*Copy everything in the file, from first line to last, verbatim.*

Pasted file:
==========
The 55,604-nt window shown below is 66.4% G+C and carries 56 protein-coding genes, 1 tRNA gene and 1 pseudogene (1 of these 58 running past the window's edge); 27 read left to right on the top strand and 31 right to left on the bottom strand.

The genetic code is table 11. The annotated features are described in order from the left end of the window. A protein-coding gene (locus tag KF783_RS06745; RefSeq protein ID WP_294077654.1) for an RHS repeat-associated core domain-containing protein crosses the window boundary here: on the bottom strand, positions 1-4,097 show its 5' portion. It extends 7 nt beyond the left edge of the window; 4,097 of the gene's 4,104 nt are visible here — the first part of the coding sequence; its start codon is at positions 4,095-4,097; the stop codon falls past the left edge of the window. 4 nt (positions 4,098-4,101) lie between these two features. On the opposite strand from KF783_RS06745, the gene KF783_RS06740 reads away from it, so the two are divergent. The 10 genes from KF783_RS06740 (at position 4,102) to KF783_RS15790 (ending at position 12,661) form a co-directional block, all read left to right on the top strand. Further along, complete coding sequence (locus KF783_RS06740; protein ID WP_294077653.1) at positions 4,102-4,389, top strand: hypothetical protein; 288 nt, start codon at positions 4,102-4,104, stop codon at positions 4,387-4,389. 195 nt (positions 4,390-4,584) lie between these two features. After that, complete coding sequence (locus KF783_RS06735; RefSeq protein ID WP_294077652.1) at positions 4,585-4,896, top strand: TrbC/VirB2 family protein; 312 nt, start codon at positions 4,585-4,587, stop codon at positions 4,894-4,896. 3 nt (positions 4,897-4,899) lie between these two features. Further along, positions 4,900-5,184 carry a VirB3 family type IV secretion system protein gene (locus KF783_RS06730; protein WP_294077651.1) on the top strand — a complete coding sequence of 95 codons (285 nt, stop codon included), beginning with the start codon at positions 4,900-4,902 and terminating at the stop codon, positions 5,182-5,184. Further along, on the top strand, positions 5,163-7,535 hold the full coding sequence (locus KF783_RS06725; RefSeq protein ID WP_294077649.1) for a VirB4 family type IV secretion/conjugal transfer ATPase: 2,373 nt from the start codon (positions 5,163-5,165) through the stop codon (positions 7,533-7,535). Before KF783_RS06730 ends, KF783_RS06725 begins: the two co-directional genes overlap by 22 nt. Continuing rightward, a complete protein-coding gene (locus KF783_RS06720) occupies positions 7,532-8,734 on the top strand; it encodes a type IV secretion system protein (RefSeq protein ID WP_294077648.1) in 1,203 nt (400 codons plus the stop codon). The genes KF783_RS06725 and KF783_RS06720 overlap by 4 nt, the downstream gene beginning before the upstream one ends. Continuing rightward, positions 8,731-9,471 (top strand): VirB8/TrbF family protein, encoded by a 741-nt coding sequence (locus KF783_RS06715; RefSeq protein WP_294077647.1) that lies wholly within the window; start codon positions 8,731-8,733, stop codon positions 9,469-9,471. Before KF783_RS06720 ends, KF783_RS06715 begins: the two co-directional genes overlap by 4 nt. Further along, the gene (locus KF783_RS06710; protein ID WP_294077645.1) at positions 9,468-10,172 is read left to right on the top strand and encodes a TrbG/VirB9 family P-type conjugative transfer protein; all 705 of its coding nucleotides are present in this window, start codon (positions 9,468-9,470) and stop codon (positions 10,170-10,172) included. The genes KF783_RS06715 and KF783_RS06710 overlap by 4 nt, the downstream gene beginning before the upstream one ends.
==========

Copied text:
The 55,604-nt window shown below is 66.4% G+C and carries 56 protein-coding genes, 1 tRNA gene and 1 pseudogene (1 of these 58 running past the window's edge); 27 read left to right on the top strand and 31 right to left on the bottom strand.

The genetic code is table 11. The annotated features are described in order from the left end of the window. A protein-coding gene (locus tag KF783_RS06745; RefSeq protein ID WP_294077654.1) for an RHS repeat-associated core domain-containing protein crosses the window boundary here: on the bottom strand, positions 1-4,097 show its 5' portion. It extends 7 nt beyond the left edge of the window; 4,097 of the gene's 4,104 nt are visible here — the first part of the coding sequence; its start codon is at positions 4,095-4,097; the stop codon falls past the left edge of the window. 4 nt (positions 4,098-4,101) lie between these two features. On the opposite strand from KF783_RS06745, the gene KF783_RS06740 reads away from it, so the two are divergent. The 10 genes from KF783_RS06740 (at position 4,102) to KF783_RS15790 (ending at position 12,661) form a co-directional block, all read left to right on the top strand. Further along, complete coding sequence (locus KF783_RS06740; protein ID WP_294077653.1) at positions 4,102-4,389, top strand: hypothetical protein; 288 nt, start codon at positions 4,102-4,104, stop codon at positions 4,387-4,389. 195 nt (positions 4,390-4,584) lie between these two features. After that, complete coding sequence (locus KF783_RS06735; RefSeq protein ID WP_294077652.1) at positions 4,585-4,896, top strand: TrbC/VirB2 family protein; 312 nt, start codon at positions 4,585-4,587, stop codon at positions 4,894-4,896. 3 nt (positions 4,897-4,899) lie between these two features. Further along, positions 4,900-5,184 carry a VirB3 family type IV secretion system protein gene (locus KF783_RS06730; protein WP_294077651.1) on the top strand — a complete coding sequence of 95 codons (285 nt, stop codon included), beginning with the start codon at positions 4,900-4,902 and terminating at the stop codon, positions 5,182-5,184. Further along, on the top strand, positions 5,163-7,535 hold the full coding sequence (locus KF783_RS06725; RefSeq protein ID WP_294077649.1) for a VirB4 family type IV secretion/conjugal transfer ATPase: 2,373 nt from the start codon (positions 5,163-5,165) through the stop codon (positions 7,533-7,535). Before KF783_RS06730 ends, KF783_RS06725 begins: the two co-directional genes overlap by 22 nt. Continuing rightward, a complete protein-coding gene (locus KF783_RS06720) occupies positions 7,532-8,734 on the top strand; it encodes a type IV secretion system protein (RefSeq protein ID WP_294077648.1) in 1,203 nt (400 codons plus the stop codon). The genes KF783_RS06725 and KF783_RS06720 overlap by 4 nt, the downstream gene beginning before the upstream one ends. Continuing rightward, positions 8,731-9,471 (top strand): VirB8/TrbF family protein, encoded by a 741-nt coding sequence (locus KF783_RS06715; RefSeq protein WP_294077647.1) that lies wholly within the window; start codon positions 8,731-8,733, stop codon positions 9,469-9,471. Before KF783_RS06720 ends, KF783_RS06715 begins: the two co-directional genes overlap by 4 nt. Further along, the gene (locus KF783_RS06710; protein ID WP_294077645.1) at positions 9,468-10,172 is read left to right on the top strand and encodes a TrbG/VirB9 family P-type conjugative transfer protein; all 705 of its coding nucleotides are present in this window, start codon (positions 9,468-9,470) and stop codon (positions 10,170-10,172) included. The genes KF783_RS06715 and KF783_RS06710 overlap by 4 nt, the downstream gene beginning before the upstream one ends.